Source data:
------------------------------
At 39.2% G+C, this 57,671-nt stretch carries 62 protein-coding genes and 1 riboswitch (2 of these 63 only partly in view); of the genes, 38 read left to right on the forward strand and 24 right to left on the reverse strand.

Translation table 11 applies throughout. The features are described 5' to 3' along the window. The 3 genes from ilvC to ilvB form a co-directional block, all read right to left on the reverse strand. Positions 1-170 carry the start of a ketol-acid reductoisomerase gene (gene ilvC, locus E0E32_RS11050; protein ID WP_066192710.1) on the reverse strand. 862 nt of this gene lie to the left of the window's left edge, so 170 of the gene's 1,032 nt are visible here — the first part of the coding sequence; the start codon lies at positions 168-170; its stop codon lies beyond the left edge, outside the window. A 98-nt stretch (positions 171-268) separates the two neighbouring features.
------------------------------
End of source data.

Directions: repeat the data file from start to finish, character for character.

At 39.2% G+C, this 57,671-nt stretch carries 62 protein-coding genes and 1 riboswitch (2 of these 63 only partly in view); of the genes, 38 read left to right on the forward strand and 24 right to left on the reverse strand.

Translation table 11 applies throughout. The features are described 5' to 3' along the window. The 3 genes from ilvC to ilvB form a co-directional block, all read right to left on the reverse strand. Positions 1-170 carry the start of a ketol-acid reductoisomerase gene (gene ilvC, locus E0E32_RS11050; protein ID WP_066192710.1) on the reverse strand. 862 nt of this gene lie to the left of the window's left edge, so 170 of the gene's 1,032 nt are visible here — the first part of the coding sequence; the start codon lies at positions 168-170; its stop codon lies beyond the left edge, outside the window. A 98-nt stretch (positions 171-268) separates the two neighbouring features.